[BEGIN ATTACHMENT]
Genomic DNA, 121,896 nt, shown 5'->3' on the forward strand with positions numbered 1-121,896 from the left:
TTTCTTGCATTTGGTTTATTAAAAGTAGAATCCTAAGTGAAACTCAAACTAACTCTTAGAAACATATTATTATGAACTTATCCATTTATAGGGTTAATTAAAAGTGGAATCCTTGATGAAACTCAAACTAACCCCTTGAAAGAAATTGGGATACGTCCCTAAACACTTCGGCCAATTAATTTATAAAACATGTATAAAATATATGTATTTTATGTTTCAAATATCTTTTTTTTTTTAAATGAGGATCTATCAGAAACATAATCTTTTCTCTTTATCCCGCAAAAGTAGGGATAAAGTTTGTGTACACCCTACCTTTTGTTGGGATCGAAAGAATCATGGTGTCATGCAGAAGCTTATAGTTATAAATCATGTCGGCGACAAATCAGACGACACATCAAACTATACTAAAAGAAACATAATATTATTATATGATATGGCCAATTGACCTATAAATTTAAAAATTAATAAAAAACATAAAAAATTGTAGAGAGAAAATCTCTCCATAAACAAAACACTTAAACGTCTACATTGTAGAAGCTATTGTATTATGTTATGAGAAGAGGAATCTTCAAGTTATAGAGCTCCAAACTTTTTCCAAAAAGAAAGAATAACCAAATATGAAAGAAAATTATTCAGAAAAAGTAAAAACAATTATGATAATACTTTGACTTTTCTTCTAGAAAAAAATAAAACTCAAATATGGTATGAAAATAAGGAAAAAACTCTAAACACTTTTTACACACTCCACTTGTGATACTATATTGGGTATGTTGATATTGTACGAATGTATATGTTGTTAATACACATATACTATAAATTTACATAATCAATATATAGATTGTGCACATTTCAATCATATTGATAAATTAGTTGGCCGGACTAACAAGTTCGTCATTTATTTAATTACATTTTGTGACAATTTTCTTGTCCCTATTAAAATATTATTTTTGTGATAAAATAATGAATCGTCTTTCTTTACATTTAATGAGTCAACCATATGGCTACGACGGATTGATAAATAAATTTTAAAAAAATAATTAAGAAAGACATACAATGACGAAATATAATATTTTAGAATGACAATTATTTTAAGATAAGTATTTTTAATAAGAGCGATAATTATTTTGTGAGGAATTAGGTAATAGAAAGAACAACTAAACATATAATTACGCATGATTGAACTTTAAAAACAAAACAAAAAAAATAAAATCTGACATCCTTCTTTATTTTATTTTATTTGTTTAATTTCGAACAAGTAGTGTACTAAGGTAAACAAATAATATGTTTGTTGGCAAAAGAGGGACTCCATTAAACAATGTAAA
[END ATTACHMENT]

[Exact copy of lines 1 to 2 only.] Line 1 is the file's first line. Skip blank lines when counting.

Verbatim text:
Genomic DNA, 121,896 nt, shown 5'->3' on the forward strand with positions numbered 1-121,896 from the left:
TTTCTTGCATTTGGTTTATTAAAAGTAGAATCCTAAGTGAAACTCAAACTAACTCTTAGAAACATATTATTATGAACTTATCCATTTATAGGGTTAATTAAAAGTGGAATCCTTGATGAAACTCAAACTAACCCCTTGAAAGAAATTGGGATACGTCCCTAAACACTTCGGCCAATTAATTTATAAAACATGTATAAAATATATGTATTTTATGTTTCAAATATCTTTTTTTTTTTAAATGAGGATCTATCAGAAACATAATCTTTTCTCTTTATCCCGCAAAAGTAGGGATAAAGTTTGTGTACACCCTACCTTTTGTTGGGATCGAAAGAATCATGGTGTCATGCAGAAGCTTATAGTTATAAATCATGTCGGCGACAAATCAGACGACACATCAAACTATACTAAAAGAAACATAATATTATTATATGATATGGCCAATTGACCTATAAATTTAAAAATTAATAAAAAACATAAAAAATTGTAGAGAGAAAATCTCTCCATAAACAAAACACTTAAACGTCTACATTGTAGAAGCTATTGTATTATGTTATGAGAAGAGGAATCTTCAAGTTATAGAGCTCCAAACTTTTTCCAAAAAGAAAGAATAACCAAATATGAAAGAAAATTATTCAGAAAAAGTAAAAACAATTATGATAATACTTTGACTTTTCTTCTAGAAAAAAATAAAACTCAAATATGGTATGAAAATAAGGAAAAAACTCTAAACACTTTTTACACACTCCACTTGTGATACTATATTGGGTATGTTGATATTGTACGAATGTATATGTTGTTAATACACATATACTATAAATTTACATAATCAATATATAGATTGTGCACATTTCAATCATATTGATAAATTAGTTGGCCGGACTAACAAGTTCGTCATTTATTTAATTACATTTTGTGACAATTTTCTTGTCCCTATTAAAATATTATTTTTGTGATAAAATAATGAATCGTCTTTCTTTACATTTAATGAGTCAACCATATGGCTACGACGGATTGATAAATAAATTTTAAAAAAATAATTAAGAAAGACATACAATGACGAAATATAATATTTTAGAATGACAATTATTTTAAGATAAGTATTTTTAATAAGAGCGATAATTATTTTGTGAGGAATTAGGTAATAGAAAGAACAACTAAACATATAATTACGCATGATTGAACTTTAAAAACAAAACAAAAAAAATAAAATCTGACATCCTTCTTTATTTTATTTTATTTGTTTAATTTCGAACAAGTAGTGTACTAAGGTAAACAAATAATATGTTTGTTGGCAAAAGAGGGACTCCATTAAACAATGTAAA